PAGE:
At 14, she seemed to understand these issues — hijāb, sexism, and atheism — as if they concealed seeds of hypocrisy. Maybe she thought that doubt is a taboo. Maybe it was my lecture’s discussion of al-Ghazālī, one of the greatest skeptics of our tradition, that inspired her to express her uncertainty. Obviously there was no one she felt comfortable in opening up to. In confirming my suspicion, she told me that she had only been exposed to a rigid binary law of halāl and haram (right and wrong), a model all too many of us falsely call “Islam.”
I tried the best I could. I told her that what she understood to be sexist was a construction of popular values that appeared to conflict with a particular interpretation or (mis)understanding of Islam. It was her way of reconciling what she understood to be moral and what she was told was “Islamic.” She didn’t tell me what it was exactly she found sexist about Islam, but I think I had a good idea. Like many other Muslims, especially at her age, she had been presented with a shell and nobody had told her about the pearl that lay hidden within it.
These issues often arise when Muslims try to reconcile a set of values with the outward form of an Islamic practice without knowing the morality and spirit embodied by that practice.1 What is surprising about a Muslim who questions the virtue of hijāb, marriage, and other issues pertaining to women when they are bombarded with what they conceive as being a contrary understanding of right and wrong? Young Muslims in the West are growing up in an environment where they struggle to reconcile their values — often conflated with their identity — with their immediate contexts. They are familiar with the rules, but they struggle to find meaning in them.
I felt that rather than trying to rationalize different Islamic rulings to her, it would be more effective and lasting if I shared with her a principle that could help her understand the roots of her struggle. God knows best, but I could have been wrong. Still, I know she sensed my sincerity. Echoing my teacher, Dr. Khaled Abou El Fadl (may God preserve him), I told her that God is beautiful and His religion is beautiful. In short, I told her that she should not let her set of experiences or the way others convey Islam to her tarnish her appreciation for that beauty.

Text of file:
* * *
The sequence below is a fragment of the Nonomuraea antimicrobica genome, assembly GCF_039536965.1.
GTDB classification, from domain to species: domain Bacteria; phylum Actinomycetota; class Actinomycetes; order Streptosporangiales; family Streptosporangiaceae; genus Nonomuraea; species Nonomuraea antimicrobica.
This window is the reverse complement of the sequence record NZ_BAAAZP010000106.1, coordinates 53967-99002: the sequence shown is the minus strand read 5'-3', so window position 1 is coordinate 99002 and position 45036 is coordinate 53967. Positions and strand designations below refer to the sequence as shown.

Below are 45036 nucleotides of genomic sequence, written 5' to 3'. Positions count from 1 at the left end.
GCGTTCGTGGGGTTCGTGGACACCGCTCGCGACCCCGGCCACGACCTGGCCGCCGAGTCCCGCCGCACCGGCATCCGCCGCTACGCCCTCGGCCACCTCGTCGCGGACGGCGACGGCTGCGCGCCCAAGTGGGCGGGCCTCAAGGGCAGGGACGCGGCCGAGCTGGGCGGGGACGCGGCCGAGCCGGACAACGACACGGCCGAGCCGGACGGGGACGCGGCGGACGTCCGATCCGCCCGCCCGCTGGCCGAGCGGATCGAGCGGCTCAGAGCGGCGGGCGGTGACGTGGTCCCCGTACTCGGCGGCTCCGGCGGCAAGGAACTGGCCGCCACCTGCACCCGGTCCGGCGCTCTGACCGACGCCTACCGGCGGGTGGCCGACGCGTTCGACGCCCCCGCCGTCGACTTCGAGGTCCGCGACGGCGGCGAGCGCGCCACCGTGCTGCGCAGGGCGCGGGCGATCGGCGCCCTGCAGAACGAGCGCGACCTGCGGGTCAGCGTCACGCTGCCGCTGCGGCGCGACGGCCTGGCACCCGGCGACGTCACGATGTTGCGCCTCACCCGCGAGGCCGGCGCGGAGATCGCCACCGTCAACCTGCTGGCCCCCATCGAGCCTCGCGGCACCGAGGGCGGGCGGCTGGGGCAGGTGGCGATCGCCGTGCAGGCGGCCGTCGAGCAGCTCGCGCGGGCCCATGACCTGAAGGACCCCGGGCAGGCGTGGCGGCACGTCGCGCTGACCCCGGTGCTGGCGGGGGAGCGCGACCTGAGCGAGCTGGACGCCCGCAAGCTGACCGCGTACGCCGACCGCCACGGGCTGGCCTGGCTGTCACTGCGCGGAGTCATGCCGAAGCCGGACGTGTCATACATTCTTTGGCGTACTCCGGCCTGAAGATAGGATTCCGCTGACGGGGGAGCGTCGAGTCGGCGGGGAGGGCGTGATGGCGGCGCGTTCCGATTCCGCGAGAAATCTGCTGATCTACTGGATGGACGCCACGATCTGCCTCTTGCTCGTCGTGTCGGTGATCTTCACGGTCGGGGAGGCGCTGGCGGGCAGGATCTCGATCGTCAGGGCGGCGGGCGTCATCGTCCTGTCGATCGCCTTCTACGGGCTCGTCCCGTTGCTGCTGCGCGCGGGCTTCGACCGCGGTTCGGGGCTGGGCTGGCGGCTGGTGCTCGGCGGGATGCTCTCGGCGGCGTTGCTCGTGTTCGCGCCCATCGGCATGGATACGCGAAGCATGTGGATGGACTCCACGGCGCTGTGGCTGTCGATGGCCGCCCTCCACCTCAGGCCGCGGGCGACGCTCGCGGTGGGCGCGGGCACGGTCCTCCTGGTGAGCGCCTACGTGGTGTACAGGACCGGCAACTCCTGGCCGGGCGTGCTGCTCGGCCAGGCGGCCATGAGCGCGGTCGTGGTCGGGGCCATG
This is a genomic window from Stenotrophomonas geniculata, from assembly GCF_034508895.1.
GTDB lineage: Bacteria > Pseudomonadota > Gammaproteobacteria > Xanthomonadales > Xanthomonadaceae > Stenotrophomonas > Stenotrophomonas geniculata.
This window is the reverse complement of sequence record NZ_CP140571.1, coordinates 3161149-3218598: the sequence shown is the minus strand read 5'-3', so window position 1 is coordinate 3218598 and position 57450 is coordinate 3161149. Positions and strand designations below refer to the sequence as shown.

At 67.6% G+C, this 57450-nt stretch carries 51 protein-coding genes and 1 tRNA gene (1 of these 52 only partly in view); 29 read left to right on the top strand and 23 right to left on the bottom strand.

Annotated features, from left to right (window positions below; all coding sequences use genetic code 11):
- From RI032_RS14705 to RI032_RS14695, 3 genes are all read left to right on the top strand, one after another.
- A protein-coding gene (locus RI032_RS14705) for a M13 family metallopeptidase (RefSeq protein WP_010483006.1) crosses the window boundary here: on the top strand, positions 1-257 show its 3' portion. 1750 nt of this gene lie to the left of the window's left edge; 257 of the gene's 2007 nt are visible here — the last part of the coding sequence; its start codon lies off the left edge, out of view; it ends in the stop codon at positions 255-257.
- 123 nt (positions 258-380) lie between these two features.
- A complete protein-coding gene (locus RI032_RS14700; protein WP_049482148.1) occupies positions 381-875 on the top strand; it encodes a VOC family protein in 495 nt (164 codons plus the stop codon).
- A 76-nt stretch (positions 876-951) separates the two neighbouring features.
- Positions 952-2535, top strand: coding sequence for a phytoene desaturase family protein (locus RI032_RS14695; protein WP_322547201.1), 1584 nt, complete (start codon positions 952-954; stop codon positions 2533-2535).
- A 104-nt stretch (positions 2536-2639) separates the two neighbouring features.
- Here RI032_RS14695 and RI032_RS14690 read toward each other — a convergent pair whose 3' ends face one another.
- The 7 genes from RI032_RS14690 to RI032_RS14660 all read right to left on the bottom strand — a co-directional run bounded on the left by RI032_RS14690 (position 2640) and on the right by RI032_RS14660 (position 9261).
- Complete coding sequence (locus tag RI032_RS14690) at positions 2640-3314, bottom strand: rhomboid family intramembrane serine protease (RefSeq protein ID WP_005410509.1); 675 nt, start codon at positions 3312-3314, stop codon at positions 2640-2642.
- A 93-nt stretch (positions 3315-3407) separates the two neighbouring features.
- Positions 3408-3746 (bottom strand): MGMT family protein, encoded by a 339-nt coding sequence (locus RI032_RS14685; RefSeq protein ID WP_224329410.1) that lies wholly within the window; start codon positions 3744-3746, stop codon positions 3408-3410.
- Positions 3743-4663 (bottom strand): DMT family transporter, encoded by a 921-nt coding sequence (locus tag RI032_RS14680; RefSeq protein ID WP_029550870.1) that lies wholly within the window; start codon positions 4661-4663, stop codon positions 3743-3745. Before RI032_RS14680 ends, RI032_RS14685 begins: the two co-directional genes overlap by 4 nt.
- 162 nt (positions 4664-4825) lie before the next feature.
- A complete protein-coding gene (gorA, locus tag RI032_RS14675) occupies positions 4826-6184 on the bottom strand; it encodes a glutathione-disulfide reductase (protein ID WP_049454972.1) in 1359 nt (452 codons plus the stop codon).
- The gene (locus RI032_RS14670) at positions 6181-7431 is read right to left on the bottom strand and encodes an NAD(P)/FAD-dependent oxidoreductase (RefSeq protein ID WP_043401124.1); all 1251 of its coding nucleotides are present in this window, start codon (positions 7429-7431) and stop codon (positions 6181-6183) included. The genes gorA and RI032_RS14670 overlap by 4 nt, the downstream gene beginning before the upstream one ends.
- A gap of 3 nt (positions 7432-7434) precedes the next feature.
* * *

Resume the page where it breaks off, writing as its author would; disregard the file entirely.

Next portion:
I’m reminded now of a time when my sister came to me with a very similar set of concerns some years ago. Having read a few books and taken a few classes, I told her that her questions were misguided and that she had been influenced by a corrupt set of values. I told her that understanding the wisdom of the law is irrelevant and all she should concern herself with is submitting herself to its letter. Alhamdulilāh (praise be to God), my sister was smart enough to see beyond my arrogance, or maybe my arrogance suggested to her that there was a problem. Nevertheless, she understood that God’s religion was more beautiful than that.
I ended my conversation with the 14-year-old girl with an analogy. God’s religion is an ocean. It is vast, deep, and beautiful.2 Any student who tries to navigate the ocean knows how easy it is to drown in it. Unfortunately, too many people tend to treat it like a kiddie pool. Don’t run! Don’t splash! Don’t jump in the pool! That’s the model that many of us grow up with: a strict set of do’s and don’ts. Yet we are expected to love it when we don’t even understand it. I pray that teachers, community leaders, and especially parents can tolerate the curiosity of our youth and, with empathy and compassion, show them the pearl that gives beauty and meaning to the shell.